On April 29, 2014, restrictive voting laws in both Wisconsin and Pennsylvania were dealt major blows.
In Wisconsin, the voter ID law passed in 2011 and backed by Gov. Scott Walker was struck down by a federal judge. U.S. District Judge Lynn Adelman wrote that the law placed unfair burdens on poor and minority voters, as well as the nearly 300,000 Wisconsinites who currently lack ID. The law has not been enforced since a state judge ruled it unconstitutional in March 2012.
While attending the Time 100 gala in New York City, Gov. Walker told reporters: “We ultimately think that just like many other issues in the last several years that it will ultimately be upheld.” Wisconsin Attorney General J.B. Van Hollen Plans to appeal.
Over in Pennsylvania, Commonwealth Court Judge Bernard L. McGinley denied the request of Gov. Tom Corbett’s administration to reconsider his ruling that overturned that state’s voter ID law. McGinley struck down the law in January, finding that it put an unreasonable burden on the nearly 750,000 Pennsylvanians who lack photo identification.
The judge “also entered a permanent injunction,” said Pennsylvania ACLU legal director Vic Walczak, “which means the voter ID law cannot be enforced unless and until the [state] Supreme Court takes some kind of action.” The Corbett administration has not yet said whether they plan to appeal.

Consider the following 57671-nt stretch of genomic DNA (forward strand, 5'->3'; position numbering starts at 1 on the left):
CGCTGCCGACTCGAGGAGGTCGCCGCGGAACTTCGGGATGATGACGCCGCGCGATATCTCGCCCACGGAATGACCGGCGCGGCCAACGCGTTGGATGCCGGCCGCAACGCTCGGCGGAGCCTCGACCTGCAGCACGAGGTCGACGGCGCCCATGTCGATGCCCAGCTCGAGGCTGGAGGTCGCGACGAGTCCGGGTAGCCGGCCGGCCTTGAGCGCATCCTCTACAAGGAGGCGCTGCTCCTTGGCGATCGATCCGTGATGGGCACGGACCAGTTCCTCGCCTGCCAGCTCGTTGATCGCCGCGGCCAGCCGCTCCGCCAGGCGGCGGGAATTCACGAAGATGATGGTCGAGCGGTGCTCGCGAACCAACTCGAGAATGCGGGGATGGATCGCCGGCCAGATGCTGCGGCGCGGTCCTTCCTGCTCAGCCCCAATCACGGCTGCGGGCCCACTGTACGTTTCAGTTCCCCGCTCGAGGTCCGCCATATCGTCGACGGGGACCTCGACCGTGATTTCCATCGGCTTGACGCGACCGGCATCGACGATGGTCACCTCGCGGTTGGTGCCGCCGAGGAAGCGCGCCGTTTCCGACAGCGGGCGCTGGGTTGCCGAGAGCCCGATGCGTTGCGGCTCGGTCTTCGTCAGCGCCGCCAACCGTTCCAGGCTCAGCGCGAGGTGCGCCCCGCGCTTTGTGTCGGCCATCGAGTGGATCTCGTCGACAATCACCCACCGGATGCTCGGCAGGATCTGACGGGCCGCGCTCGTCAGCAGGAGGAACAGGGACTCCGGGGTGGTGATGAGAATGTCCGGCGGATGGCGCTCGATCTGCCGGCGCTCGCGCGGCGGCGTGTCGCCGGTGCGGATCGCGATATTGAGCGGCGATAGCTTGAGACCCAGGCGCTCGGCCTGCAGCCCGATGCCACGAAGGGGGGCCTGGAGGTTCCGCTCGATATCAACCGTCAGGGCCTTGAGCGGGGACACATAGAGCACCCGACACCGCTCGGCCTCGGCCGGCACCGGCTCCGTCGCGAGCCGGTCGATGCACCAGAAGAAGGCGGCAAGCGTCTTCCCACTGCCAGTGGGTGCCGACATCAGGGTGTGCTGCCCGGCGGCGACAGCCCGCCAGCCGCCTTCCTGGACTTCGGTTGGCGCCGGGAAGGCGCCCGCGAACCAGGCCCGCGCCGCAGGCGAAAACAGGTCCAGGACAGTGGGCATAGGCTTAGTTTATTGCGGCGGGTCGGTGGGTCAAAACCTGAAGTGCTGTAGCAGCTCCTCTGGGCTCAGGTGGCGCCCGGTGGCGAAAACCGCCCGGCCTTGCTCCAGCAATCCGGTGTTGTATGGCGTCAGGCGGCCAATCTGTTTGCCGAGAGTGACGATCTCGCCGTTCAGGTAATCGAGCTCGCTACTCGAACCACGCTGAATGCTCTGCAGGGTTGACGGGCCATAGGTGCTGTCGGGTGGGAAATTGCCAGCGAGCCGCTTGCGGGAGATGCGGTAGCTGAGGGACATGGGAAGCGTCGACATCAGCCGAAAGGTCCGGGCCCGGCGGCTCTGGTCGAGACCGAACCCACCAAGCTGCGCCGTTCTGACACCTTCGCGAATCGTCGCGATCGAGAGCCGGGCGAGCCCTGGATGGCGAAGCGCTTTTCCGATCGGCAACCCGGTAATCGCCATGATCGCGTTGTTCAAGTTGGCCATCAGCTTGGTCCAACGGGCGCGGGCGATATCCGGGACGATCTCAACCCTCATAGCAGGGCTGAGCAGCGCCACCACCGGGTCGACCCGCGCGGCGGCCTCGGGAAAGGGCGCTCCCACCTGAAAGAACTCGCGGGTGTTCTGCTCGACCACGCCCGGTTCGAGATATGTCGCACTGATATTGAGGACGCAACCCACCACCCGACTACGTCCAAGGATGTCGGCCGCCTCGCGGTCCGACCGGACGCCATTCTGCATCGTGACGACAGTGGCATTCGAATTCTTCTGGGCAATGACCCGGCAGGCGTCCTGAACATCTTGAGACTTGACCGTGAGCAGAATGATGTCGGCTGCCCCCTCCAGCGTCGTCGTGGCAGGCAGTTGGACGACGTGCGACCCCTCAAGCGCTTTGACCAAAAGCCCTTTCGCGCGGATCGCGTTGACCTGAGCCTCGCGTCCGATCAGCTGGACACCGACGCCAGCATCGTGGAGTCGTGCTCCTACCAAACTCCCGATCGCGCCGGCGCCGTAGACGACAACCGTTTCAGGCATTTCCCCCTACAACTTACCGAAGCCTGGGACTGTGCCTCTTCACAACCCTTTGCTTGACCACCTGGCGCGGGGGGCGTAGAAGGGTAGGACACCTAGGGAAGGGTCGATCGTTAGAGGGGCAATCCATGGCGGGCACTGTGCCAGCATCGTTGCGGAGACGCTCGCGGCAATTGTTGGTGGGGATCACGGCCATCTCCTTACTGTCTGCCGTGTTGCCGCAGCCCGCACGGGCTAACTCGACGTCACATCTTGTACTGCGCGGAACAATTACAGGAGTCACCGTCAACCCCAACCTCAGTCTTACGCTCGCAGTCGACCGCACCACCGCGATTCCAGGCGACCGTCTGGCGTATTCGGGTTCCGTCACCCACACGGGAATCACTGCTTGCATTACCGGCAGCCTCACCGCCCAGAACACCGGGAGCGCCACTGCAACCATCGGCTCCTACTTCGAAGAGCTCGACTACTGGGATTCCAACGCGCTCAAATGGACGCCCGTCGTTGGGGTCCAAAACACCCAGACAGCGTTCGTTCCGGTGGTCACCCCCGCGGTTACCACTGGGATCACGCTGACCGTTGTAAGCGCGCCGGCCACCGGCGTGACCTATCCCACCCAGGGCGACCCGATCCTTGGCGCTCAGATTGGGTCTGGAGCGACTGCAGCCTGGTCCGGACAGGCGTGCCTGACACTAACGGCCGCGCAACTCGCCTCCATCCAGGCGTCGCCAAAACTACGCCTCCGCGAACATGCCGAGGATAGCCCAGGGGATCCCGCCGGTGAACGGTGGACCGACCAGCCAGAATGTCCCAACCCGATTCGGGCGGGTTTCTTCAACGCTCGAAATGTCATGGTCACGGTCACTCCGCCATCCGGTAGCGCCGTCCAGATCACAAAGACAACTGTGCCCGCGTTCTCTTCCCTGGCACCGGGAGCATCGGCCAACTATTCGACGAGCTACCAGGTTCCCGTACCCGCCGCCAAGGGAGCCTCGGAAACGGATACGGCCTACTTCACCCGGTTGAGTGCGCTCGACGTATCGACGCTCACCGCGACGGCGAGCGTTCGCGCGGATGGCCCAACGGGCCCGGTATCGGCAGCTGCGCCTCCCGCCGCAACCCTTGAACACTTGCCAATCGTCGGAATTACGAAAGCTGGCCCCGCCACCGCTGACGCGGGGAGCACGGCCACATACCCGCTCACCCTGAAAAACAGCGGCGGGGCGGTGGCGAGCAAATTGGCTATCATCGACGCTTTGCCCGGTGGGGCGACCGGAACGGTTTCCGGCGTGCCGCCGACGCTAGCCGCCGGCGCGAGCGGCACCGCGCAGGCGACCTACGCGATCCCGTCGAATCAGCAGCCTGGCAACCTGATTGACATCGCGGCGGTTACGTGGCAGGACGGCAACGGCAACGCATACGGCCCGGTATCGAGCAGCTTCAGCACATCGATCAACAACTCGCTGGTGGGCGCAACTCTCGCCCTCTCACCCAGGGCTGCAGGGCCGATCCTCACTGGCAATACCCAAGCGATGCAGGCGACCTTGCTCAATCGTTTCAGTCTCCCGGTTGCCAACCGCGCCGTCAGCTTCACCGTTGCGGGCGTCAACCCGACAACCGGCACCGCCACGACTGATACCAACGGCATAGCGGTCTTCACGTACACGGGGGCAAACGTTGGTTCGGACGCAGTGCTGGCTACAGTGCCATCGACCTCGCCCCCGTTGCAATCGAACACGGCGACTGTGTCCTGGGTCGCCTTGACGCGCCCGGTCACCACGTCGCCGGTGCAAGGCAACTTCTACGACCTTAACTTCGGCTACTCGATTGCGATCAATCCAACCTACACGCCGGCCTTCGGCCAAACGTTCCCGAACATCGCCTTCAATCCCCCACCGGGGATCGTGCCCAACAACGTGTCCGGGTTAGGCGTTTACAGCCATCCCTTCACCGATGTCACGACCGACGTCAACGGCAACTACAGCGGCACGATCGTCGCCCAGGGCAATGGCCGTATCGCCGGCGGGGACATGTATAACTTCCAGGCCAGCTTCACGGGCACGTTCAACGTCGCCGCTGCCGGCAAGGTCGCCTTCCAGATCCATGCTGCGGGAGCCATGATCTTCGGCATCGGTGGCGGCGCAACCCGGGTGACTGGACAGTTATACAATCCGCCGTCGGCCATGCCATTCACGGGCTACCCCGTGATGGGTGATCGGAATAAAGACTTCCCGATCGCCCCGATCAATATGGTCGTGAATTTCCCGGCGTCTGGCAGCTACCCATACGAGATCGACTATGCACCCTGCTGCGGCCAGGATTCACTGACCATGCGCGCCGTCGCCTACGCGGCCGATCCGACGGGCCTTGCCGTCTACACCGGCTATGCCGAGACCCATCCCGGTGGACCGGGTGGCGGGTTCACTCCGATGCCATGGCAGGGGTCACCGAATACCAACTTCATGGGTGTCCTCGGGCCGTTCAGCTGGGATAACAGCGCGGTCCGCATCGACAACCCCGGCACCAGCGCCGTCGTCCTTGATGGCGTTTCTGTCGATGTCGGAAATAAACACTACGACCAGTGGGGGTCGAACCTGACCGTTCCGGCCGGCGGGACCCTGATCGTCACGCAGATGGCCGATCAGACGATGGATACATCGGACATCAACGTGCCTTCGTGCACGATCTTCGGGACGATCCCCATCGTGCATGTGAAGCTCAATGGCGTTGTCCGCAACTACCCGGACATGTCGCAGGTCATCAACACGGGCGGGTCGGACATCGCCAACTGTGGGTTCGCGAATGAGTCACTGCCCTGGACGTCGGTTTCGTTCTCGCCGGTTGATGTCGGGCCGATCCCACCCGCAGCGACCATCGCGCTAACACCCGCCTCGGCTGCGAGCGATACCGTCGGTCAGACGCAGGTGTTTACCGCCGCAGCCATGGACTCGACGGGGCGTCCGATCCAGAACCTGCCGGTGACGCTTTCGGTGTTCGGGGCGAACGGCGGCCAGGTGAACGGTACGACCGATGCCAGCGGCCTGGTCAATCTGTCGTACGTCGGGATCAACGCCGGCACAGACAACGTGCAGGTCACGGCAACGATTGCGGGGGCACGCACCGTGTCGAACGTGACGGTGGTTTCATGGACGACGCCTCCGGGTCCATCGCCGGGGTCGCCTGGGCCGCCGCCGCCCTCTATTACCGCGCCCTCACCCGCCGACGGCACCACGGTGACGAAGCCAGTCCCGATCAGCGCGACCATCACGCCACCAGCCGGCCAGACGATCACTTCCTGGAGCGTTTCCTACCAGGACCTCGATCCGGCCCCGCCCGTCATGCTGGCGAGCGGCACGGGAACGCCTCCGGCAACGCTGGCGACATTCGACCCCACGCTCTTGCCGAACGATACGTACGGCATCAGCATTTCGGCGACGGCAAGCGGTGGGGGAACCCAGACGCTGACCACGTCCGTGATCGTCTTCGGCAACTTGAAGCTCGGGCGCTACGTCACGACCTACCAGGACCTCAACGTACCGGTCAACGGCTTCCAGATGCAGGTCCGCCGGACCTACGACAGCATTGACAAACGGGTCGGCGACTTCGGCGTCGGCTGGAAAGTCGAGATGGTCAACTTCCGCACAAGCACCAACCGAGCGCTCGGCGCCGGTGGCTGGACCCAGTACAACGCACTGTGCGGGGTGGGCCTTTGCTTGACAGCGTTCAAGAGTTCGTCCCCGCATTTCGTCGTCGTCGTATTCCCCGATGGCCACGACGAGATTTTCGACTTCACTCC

Those decisions come on the heels of a similar situation in Arkansas, where a judge declared that state’s voter ID law “void and unenforceable.”
These laws were part of a nationwide push for restrictive voting laws after the 2010 elections, backed by the power of the American Legislative Exchange Council (ALEC).
The Pennsylvania and Wisconsin voter ID laws were both based on ALEC model legislation and pushed by ALEC-affiliated legislators. According to NBC News, lawmakers proposed 62 photo ID bills in 37 states in the 2011 and 2012 sessions alone, and that “more than half of the 62 bills were sponsored by members or conference attendees” of ALEC.
The Pennsylvania law was championed by prominent ALEC member Rep. Daryl Metcalfe, who used taxpayer money to attend ALEC conferences.
So what’s next? Egregious voting restrictions are still on the books across the country, particularly in North Carolina. Working America members in NC have made it their primary focus to educate their communities about the law.
But as the New York Times editorial board put it, Wisconsin’s Judge Adelman has “paved the path” for similar laws across the country to be confronted by the court system.